Forget Palin’s shortcomings as a running mate—who’s going to play her in the movie?
Thu, Sep 11, 2008 (midnight)
In Minneapolis last week, as Sarah Palin introduced herself to the world, the 44-year-old governor of Alaska talked about her small-town values, and her life as a small-town hockey mom, and her experience as a small-town mayor. Outside of a John Mellencamp song, the phrase “small town” had never been used so often so quickly, and the crowd ate it up and asked for seconds. Meanwhile, amid her repeated efforts to establish her heartland authenticity, Sarah Palin’s glasses stood out like a pregnant teen at an abstinence rally.
Crafted with minimalist architectural precision by industrial designer Kazuo Kawasaki, they cost $370 a pair, lenses extra. They aren’t the kind of glasses you wear when driving your kids to the ice rink or gutting a freshly shot moose. When you say “hockey mom,” “titanium designer eyewear” is not the first thing that pops into your mind, or even the millionth. Kawasaki frames are rimless, screwless, ostentatiously discreet. They’re the frames Hollywood elites such as David Letterman and Whoopi Goldberg wear when they want to tastefully signify their underappreciated intellectual dimensions, but no one has ever deployed them more effectively than Palin did on that night.
- Beyond the Weekly
- Kazuo Kawasaki
- Palin: More and less than she seems (Las Vegas Sun, (9/6/08)
- Palin's hometown crowd: "She thumped 'em" (Las Vegas Sun, 9/3/08)
- Palin rises to her place in history with speech (Detroit Free Press, 9/4/08)
- Video: Sarah Palin, Vice Presidential Acceptance Speech, Republican National Convention
They showed she knows exactly what part she’s been drafted to play. Indeed, while Barack Obama may be Hollywood’s choice on election day, Palin presented herself as the kind of character Hollywood falls for every other day of the year. Sure, her positions on abortion and gay marriage may not go over all that well in the average studio commissary, but whose story would the town that gave us Mr. Smith Goes to Washington and countless other populist fairy tales in which the little guy takes on the Establishment be more likely to embrace? The one about the charismatic but lofty Harvard Law graduate whose life outside of politics seems to consist mainly of teaching constitutional law and writing uplifting memoirs? Or the one about the spunky former beauty queen who shoots caribou in between nursing babies and just might have the gumption—and the glasses—to make it all the way to the White House?
Barack Obama exudes the cool glamour of a movie star, but all he’s promising the masses is hope and change. Palin, on other hand, is promising drama. Wacky, quirky, fish-out-of-water drama. And right now, America’s Got Talent and CSI reruns aren’t cutting it. Did you notice that Palin’s convention speech drew more viewers than both this year’s Oscars and the American Idol finale? America wants entertainment, and Palin delivers.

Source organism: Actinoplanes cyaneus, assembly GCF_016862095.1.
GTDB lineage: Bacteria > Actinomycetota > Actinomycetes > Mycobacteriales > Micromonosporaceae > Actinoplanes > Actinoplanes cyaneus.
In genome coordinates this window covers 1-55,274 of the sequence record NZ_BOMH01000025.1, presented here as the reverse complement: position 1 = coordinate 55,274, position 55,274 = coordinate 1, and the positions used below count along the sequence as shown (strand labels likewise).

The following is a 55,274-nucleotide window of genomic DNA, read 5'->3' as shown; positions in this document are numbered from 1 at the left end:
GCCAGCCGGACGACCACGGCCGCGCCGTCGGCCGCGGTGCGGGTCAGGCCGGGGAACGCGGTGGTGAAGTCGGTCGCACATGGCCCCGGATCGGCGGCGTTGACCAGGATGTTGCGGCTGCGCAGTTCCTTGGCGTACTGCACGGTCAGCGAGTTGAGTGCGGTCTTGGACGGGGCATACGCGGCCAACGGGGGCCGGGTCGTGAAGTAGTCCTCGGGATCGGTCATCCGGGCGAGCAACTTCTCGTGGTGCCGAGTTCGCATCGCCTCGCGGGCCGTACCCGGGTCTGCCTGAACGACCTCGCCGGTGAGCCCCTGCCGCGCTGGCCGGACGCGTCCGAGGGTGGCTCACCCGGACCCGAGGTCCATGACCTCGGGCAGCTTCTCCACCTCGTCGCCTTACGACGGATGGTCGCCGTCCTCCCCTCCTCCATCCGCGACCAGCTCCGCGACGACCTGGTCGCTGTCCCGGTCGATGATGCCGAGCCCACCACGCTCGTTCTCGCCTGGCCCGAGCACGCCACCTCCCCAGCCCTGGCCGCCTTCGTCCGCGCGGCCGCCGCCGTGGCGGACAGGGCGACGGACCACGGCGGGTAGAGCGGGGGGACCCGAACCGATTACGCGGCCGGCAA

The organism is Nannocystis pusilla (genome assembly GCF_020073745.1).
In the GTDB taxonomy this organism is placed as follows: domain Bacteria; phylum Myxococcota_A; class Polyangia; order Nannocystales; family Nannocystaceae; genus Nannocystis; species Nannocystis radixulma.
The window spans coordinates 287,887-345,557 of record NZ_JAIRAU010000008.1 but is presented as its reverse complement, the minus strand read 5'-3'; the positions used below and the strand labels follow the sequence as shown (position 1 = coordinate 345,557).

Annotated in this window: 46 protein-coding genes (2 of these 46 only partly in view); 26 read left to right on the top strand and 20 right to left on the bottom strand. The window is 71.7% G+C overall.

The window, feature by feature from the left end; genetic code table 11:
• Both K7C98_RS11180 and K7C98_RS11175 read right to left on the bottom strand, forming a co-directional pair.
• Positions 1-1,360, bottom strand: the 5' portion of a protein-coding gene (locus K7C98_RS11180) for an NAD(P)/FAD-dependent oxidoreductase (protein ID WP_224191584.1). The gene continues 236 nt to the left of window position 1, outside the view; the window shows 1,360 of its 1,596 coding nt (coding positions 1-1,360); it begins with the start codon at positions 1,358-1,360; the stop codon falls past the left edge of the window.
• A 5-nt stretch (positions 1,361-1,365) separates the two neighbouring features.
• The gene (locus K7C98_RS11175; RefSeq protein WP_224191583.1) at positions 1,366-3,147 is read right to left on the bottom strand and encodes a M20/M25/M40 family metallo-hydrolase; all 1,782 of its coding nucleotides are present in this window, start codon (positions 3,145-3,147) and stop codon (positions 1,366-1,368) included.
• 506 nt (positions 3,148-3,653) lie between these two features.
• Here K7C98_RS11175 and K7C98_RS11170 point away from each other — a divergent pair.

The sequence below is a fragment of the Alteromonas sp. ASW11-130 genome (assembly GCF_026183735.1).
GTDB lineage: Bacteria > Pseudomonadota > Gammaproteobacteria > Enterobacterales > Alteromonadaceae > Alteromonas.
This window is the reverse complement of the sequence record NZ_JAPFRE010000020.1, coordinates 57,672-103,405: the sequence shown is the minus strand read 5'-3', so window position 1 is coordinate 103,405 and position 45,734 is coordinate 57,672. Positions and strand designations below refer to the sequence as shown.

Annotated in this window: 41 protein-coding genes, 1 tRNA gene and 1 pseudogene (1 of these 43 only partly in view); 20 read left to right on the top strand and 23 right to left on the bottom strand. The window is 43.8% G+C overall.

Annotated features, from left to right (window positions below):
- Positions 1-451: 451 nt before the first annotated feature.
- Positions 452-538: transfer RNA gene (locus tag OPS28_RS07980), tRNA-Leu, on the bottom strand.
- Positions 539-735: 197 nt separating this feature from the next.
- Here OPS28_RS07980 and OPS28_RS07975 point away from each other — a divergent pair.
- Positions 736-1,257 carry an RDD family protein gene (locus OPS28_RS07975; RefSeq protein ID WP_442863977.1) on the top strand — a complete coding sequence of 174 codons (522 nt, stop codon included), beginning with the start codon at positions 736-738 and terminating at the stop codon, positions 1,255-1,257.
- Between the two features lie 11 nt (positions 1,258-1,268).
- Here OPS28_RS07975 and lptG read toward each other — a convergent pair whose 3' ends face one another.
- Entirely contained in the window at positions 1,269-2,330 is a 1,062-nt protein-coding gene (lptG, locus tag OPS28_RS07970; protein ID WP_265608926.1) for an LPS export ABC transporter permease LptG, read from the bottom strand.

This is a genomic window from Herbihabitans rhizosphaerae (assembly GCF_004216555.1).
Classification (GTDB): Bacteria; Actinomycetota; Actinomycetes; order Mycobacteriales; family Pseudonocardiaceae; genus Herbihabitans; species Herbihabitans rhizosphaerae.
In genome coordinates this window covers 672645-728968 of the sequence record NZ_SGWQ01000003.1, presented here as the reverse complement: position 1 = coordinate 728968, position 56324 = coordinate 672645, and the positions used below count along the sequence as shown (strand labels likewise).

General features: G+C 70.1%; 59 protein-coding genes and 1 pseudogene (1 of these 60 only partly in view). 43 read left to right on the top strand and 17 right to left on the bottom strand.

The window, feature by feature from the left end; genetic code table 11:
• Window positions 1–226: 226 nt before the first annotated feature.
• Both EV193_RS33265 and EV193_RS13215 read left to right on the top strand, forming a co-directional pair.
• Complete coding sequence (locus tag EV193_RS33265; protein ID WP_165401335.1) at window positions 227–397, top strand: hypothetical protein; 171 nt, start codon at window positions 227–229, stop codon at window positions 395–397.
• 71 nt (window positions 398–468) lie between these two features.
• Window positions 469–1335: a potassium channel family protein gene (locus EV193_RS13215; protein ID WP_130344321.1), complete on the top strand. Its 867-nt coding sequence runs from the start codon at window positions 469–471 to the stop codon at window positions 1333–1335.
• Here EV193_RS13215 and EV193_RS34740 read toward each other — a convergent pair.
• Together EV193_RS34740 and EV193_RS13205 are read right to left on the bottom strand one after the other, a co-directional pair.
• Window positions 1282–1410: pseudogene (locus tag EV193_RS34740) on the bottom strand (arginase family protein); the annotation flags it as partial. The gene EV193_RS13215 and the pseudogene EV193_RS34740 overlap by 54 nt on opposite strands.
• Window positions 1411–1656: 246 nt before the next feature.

Does she know how Fannie Mae is funded? Can she name two cities in Iraq? What does any of that matter? She shoots wolves from airplanes! She eats moose-burgers! She’d be a fun vice president, an unpredictable vice president. Maybe she’ll try to ban some books in the Library of Congress, just like she did when she was mayor of Wasilla—that would be totally hilarious! Maybe she’ll put Air Force One for sale on eBay, just like she did with the governor’s private luxury jet in Alaska. She’s a reformer, Sarah Barracuda, ready to shake things up!
A month ago, Palin cheerfully told a cable news interviewer she has no idea what the vice president actually does all day. This, of course, only makes her more appealing. People want to see her wing it. They want to see her get by on pluck and nerve and common sense, and teach the permanent political establishment a thing or two about what a small-town gal can accomplish when she takes a break from posing for photos with animal carcasses and sets her mind to representing Big Oil’s interests in Alaska.
Of course, you can’t just let anyone be vice president, especially when that particular vice president will be only one 72-year-old heartbeat away from the highest office in the land. And that’s where Sarah Palin’s designer glasses come into play. In Legally Blonde, Reese Witherspoon’s superficial but hard-working fashion-school ditz dons a pair of smart-person glasses and instantly turns into a brilliant legal scholar capable of credibly engaging with Harvard law professors. And Witherspoon’s smart-person glasses weren’t all that impressive. They were actually kind of clunky and cartoonish, more like a hockey mom’s idea of what Ivy League elites would wear rather than the genuine article. Palin’s own choice in spectacles suggests a much sharper eye: They’re so sophisticated even the elites are clamoring to get a pair. They fit her face perfectly, and for her millions of new fans, they are pretty much the only resume she needs.